Entering the sixth, Slaton had allowed just two hits and had walked one. That inning, though, Cleveland scored twice – on a single by George Hendrick, which brought in John Lowenstein from second base, and a subsequent single by John Ellis, which scored Hendrick. Later in the inning, Jerry Bell replaced Slaton for the Brewers, and after uncorking a wild pitch, Bell recorded the final two outs. The Brewers came to bat in the sixth trailing 2-0.
To this point, Perry was tossing a no-hitter. It was soon gone. After the first Indians batter in the sixth, Darrell Porter, grounded out, Yount reached base on an error by Indians third baseman Buddy Bell. Don Money became the second out with a fly ball to left. The next batter, Bob Coluccio, broke up the no-hitter with a single to right field, advancing Yount to second. But finally Dave May grounded out and the Brewers failed to score. Cleveland still led, 2-0.
In the seventh inning, the Indians doubled their advantage. After a leadoff groundout by Buddy Bell, red-hot Cleveland catcher Dave Duncan, in just his 26th at-bat of the season, drilled his fifth home run, pushing Cleveland’s lead to 3-0. Frank Duffy then reached on an infield single but was picked off first. Lowenstein, too, singled. The next batter, Remy Hermoso, bunted. On the play, both pitcher Bell and third baseman Money charged, but Bell fumbled the bunt and Hermoso was safe at first. Money, though, was late returning to the bag, so Lowenstein advanced to third, from where he scored when Bell threw his second wild pitch of the game. A George Hendrick groundout retired the side, but not before Cleveland had upped its lead to 4-0. For Milwaukee, just three at-bats remained.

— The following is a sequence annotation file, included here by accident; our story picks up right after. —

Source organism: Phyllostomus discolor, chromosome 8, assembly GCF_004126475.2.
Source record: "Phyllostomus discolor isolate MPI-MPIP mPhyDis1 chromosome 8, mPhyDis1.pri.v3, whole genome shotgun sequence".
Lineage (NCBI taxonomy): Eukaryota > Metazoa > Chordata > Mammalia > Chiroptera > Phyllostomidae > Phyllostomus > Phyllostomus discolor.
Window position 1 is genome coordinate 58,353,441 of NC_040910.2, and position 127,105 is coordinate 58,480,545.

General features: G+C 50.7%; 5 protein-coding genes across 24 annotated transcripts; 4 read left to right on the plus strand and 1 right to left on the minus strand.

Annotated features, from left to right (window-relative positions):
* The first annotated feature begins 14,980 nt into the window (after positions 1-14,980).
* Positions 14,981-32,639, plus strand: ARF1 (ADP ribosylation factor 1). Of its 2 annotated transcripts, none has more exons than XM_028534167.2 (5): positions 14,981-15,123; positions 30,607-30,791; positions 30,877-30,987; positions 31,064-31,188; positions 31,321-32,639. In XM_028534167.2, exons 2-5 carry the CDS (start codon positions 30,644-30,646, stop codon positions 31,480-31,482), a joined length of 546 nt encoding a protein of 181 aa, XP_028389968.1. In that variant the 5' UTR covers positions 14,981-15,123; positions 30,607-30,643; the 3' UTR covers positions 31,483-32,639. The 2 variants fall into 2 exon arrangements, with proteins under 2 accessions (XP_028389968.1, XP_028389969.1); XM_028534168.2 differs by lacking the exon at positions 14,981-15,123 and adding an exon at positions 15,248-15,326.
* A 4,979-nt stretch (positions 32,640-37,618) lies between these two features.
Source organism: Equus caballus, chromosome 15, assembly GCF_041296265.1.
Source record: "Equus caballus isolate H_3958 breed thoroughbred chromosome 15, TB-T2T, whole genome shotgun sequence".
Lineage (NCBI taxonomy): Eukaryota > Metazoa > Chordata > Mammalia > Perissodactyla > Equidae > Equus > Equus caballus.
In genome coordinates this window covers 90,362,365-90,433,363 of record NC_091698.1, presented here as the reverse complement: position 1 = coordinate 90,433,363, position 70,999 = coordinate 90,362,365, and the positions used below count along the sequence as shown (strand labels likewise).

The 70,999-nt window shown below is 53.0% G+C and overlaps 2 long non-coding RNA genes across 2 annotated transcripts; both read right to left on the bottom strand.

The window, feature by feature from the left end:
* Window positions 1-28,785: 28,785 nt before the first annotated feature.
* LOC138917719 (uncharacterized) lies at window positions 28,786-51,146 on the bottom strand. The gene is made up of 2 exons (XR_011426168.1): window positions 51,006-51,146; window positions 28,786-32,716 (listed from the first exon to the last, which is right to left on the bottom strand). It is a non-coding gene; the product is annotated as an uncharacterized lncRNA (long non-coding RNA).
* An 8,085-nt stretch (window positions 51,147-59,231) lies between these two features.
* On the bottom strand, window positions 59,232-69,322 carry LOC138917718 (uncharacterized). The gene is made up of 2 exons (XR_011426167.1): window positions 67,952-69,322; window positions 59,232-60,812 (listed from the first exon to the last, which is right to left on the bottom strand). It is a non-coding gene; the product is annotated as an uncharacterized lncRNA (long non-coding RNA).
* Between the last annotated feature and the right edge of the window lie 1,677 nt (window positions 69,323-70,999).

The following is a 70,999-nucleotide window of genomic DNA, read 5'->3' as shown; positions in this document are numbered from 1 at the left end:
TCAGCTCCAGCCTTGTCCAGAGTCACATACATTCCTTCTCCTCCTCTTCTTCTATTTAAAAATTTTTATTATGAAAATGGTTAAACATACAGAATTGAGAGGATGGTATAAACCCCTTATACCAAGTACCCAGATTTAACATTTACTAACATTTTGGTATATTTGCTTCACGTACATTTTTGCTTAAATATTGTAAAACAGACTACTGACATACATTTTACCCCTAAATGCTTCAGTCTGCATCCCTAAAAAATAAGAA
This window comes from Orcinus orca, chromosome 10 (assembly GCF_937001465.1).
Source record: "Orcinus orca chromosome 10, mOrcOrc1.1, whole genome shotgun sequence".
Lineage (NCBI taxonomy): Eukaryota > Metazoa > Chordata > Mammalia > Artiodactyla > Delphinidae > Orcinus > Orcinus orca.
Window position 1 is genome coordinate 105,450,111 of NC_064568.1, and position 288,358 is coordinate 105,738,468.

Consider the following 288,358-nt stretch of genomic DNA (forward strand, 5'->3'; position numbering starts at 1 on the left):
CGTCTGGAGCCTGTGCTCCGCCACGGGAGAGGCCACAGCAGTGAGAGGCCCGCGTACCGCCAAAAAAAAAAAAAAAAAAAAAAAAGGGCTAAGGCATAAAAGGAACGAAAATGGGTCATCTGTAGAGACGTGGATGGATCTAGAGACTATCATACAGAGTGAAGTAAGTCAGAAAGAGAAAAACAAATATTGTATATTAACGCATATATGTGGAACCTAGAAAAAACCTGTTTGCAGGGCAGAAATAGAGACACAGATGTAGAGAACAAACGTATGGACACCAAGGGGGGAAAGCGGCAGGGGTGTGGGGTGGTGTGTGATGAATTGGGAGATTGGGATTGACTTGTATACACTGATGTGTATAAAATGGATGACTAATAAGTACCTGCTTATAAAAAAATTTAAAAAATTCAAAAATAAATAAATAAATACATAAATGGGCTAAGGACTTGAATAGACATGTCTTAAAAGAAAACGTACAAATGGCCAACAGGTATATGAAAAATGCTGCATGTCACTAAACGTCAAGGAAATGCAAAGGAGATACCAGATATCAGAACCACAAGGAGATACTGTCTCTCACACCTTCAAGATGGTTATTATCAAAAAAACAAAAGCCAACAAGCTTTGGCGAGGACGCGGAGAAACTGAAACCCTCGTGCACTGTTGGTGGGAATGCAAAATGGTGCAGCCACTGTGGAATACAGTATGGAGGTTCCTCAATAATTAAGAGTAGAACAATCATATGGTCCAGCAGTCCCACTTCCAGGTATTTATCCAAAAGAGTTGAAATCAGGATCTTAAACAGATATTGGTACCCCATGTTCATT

In the seventh both teams were retired in order, and Cleveland went down 1-2-3 in the eighth. In the bottom of the eighth the Brewers found some offense. Pedro Garcia, celebrating his 24th birthday, tripled to lead off the inning, and Darrell Porter drove him home with a single. Left-handed-batting Tim Johnson pinch-hit for Yount and struck out. Money reached on an infield single, but Coluccio hit into a force out, erasing Money as Porter went to third. With two outs, Dave May singled in Porter for the second run. George Scott ended the rally by grounding back to Perry. At the end of eight, the Brewers trailed, 4-2.